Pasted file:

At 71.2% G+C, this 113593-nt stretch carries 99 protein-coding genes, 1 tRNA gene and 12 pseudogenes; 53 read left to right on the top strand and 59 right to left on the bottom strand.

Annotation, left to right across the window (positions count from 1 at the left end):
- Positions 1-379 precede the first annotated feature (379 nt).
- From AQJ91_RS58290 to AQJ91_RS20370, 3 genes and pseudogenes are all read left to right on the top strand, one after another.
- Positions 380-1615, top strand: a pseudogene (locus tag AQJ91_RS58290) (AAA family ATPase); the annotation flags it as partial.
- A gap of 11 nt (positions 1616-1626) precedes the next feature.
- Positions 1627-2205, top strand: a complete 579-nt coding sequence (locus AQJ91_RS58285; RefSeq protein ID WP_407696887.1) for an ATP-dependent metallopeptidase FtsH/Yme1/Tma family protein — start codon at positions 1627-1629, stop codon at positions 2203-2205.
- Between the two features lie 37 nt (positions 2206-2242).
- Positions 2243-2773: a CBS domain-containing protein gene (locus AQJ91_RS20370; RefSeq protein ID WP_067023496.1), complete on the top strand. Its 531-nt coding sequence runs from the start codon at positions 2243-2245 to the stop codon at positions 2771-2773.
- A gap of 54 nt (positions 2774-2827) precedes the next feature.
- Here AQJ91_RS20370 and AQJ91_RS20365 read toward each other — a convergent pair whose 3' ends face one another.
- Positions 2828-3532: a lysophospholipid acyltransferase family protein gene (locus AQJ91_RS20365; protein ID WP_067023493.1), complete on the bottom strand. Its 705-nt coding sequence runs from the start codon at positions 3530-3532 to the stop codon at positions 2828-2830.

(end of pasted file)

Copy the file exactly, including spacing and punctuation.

At 71.2% G+C, this 113593-nt stretch carries 99 protein-coding genes, 1 tRNA gene and 12 pseudogenes; 53 read left to right on the top strand and 59 right to left on the bottom strand.

Annotation, left to right across the window (positions count from 1 at the left end):
- Positions 1-379 precede the first annotated feature (379 nt).
- From AQJ91_RS58290 to AQJ91_RS20370, 3 genes and pseudogenes are all read left to right on the top strand, one after another.
- Positions 380-1615, top strand: a pseudogene (locus tag AQJ91_RS58290) (AAA family ATPase); the annotation flags it as partial.
- A gap of 11 nt (positions 1616-1626) precedes the next feature.
- Positions 1627-2205, top strand: a complete 579-nt coding sequence (locus AQJ91_RS58285; RefSeq protein ID WP_407696887.1) for an ATP-dependent metallopeptidase FtsH/Yme1/Tma family protein — start codon at positions 1627-1629, stop codon at positions 2203-2205.
- Between the two features lie 37 nt (positions 2206-2242).
- Positions 2243-2773: a CBS domain-containing protein gene (locus AQJ91_RS20370; RefSeq protein ID WP_067023496.1), complete on the top strand. Its 531-nt coding sequence runs from the start codon at positions 2243-2245 to the stop codon at positions 2771-2773.
- A gap of 54 nt (positions 2774-2827) precedes the next feature.
- Here AQJ91_RS20370 and AQJ91_RS20365 read toward each other — a convergent pair whose 3' ends face one another.
- Positions 2828-3532: a lysophospholipid acyltransferase family protein gene (locus AQJ91_RS20365; protein ID WP_067023493.1), complete on the bottom strand. Its 705-nt coding sequence runs from the start codon at positions 3530-3532 to the stop codon at positions 2828-2830.